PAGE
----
#32- GRANTHILL- He was such a big deal as a new age point forward. As an older player, Grant became a defensive guy.
#31- KEVIN MCHALE– Karl Malone and Charles Barkley both called McHale their toughest matchup. Kevin was a back to the basket stud.
#30- JASON KIDD- Pushing the ball with that hard dribble, J Kidd had eyes everywhere.
#29- CHRIS WEBBER – His hands were basketball magnets. Sensational passer. Chris hit the top five player level in the pros.
#28- GARY PAYTON – In his defensive crouch, Palms showing. Rocking his head side to side, and chewing his gum like the cockiest man alive. “The glove” was legit.
#27- JAMES HARDEN – Point flurry’s, step back threes, makes you foul him…Harden is an offensive witch.
#26- RUSSELL WESTBROOK- More than all these triple doubles, Westbrook’s competitive fire is the story.
#25- PATRICK EWING- Patrick had the size, rugged traits, and one of the most elegant shots from the baseline.
#24- SCOTTIE PIPPEN- On six title teams, Pippen ranged anywhere from the third to twelfth best player in the world.
#23- CLYDE DREXLER- Clyde was a classic aerial player and finisher at the basket. Rare Drexler note: He finished in the top ten in steals, seven times.
#22- STEVE NASH- He almost glided as he ran. Nash was a degree of difficulty shot maker, and his percentages are clean.
#21- KAWHI LEONARD- Before he went down with injury last May, I thought Kawhi was ready to challenge LeBron James as the best in the game.
#20- ALLENIVERSON- His blinding quickness, aggressiveness, and long arms made him so unique. Iverson mopped up the floor with his body.
#19- CHRIS PAUL- He competes like he wants to bite your face off. Chris has led the league in steals six times.
#18- JOHN STOCKTON- He destroyed bigger people fighting through picks. John’s precision and decision-making were an art.
#17- ISIAH THOMAS– Isiah played the game like he knew he was being watched. He was a showman, built for the big moment.
#16- CHARLES BARKLEY- He shot 58 percent from the field over his first six seasons. Chuck’s work on the boards is still baffling for his height.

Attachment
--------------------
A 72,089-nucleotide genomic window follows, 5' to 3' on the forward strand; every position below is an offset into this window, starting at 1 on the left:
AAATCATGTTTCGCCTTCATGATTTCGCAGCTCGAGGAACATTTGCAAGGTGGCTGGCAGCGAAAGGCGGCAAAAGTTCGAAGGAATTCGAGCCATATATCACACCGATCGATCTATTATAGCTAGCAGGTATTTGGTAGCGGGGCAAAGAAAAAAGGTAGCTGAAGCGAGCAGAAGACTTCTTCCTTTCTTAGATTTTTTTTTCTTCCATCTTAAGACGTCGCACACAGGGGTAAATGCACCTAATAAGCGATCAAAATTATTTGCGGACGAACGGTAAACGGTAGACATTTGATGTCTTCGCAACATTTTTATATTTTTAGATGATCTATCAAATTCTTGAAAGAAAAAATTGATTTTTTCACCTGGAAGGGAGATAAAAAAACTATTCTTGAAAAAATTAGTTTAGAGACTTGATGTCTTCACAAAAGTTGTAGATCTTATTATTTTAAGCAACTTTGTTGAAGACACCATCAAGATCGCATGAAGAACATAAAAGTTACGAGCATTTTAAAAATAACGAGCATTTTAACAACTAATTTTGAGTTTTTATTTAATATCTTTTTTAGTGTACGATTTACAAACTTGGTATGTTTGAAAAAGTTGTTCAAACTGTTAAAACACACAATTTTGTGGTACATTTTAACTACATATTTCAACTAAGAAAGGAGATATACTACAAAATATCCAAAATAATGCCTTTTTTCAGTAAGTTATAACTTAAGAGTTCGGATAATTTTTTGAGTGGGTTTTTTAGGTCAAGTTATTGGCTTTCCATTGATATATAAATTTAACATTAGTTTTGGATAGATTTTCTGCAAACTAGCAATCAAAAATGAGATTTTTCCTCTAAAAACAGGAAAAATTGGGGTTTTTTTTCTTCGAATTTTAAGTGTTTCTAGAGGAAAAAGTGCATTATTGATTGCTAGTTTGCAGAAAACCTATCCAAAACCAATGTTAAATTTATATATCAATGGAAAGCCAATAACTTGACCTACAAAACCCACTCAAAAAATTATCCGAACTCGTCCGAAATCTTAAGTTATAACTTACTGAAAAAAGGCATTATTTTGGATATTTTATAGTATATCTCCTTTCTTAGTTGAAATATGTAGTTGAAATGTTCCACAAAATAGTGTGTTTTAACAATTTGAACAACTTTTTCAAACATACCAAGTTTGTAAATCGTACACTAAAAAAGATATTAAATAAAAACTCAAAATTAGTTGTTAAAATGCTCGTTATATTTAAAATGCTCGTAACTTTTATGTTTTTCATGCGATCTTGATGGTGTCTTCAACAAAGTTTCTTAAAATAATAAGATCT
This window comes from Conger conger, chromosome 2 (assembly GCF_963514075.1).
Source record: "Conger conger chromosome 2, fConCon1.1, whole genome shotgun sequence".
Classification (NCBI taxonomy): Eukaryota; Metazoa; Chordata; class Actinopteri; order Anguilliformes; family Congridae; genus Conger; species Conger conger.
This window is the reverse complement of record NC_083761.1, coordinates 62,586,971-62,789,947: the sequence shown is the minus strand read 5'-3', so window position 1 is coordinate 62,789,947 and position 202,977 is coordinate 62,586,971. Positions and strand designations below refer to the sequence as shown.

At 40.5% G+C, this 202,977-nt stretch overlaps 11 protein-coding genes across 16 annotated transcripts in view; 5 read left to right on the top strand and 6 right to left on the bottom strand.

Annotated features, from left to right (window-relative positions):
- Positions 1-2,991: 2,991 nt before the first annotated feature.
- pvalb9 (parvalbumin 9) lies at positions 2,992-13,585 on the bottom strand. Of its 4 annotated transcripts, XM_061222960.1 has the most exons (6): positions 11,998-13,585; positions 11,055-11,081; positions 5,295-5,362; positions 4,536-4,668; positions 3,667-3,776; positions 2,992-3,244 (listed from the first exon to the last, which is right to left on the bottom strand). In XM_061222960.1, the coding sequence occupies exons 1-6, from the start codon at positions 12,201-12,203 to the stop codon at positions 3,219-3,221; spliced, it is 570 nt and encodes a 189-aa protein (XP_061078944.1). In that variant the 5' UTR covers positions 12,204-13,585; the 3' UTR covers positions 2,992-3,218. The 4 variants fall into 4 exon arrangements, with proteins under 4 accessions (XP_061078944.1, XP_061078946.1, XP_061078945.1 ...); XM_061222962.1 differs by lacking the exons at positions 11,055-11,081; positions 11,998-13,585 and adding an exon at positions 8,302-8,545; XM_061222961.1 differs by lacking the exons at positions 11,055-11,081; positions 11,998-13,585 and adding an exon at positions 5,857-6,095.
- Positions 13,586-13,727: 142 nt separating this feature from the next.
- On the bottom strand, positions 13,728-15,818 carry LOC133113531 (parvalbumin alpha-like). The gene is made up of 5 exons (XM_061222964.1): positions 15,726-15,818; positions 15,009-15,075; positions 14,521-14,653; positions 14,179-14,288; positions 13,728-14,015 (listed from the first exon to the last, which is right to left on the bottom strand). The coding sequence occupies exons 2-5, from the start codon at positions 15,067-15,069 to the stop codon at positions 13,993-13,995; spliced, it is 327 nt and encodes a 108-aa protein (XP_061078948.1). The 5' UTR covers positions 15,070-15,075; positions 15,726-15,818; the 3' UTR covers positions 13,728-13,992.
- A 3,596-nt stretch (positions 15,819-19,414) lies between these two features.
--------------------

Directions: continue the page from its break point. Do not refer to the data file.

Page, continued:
#15- DIRK NOWITZKI- His Finals MVP performance in 2011, is etched in my mind as true greatness. Five players in history have more points than Dirk,
#14- DWYANE WADE- I remember those hesitation dribble moves, before he’d explode to the hoop. Wade was a closer from day one.
#13- DAVID ROBINSON – Robinson was chiseled, mobile, and cat quick. He owns the NBA’s last quadruple-double.
#12- KARL MALONE – “The Mailman” running the outside lane, and rattling the rim in his early days was a scary sight.
#11- KEVIN GARNETT- One of the most versatile players to live. KG wouldn’t even let the other team score, after the whistle.
#10-STEPHEN CURRY- He became the first player to attempt a three point shot from 29 feet….early in the shot clock…and it still felt responsible.
#9- KEVIN DURANT- Looking at Durant’s controversial move a couple years ago, he’s now covered himself by his June performances.
#8- TIM DUNCAN- Tim was a coaches dream. Poise. Brains. Worker. Unselfish. All time winner.
#7- SHAQUILLE O’NEAL- Shaq couldn’t be guarded in his prime. He was an automatic dunk, and led the NBA in field goal percentage ten times.
#6- HAKEEM OLAJUWON- At his apex, his offense and defense were both a ten. He covered space in the blink of an eye.
#5- LARRY BIRD– For all the attributes he brought to the game, Bird also had an intimidating swagger.
#4- KOBE BRYANT- For my money, the most over all skilled player in NBA history.
#3-MAGIC JOHNSON- Most fitting nickname in all of sports.
#2- LEBRON JAMES- Think of the career he has had. LeBron will dominate for at least five more years and it’s mind-blowing.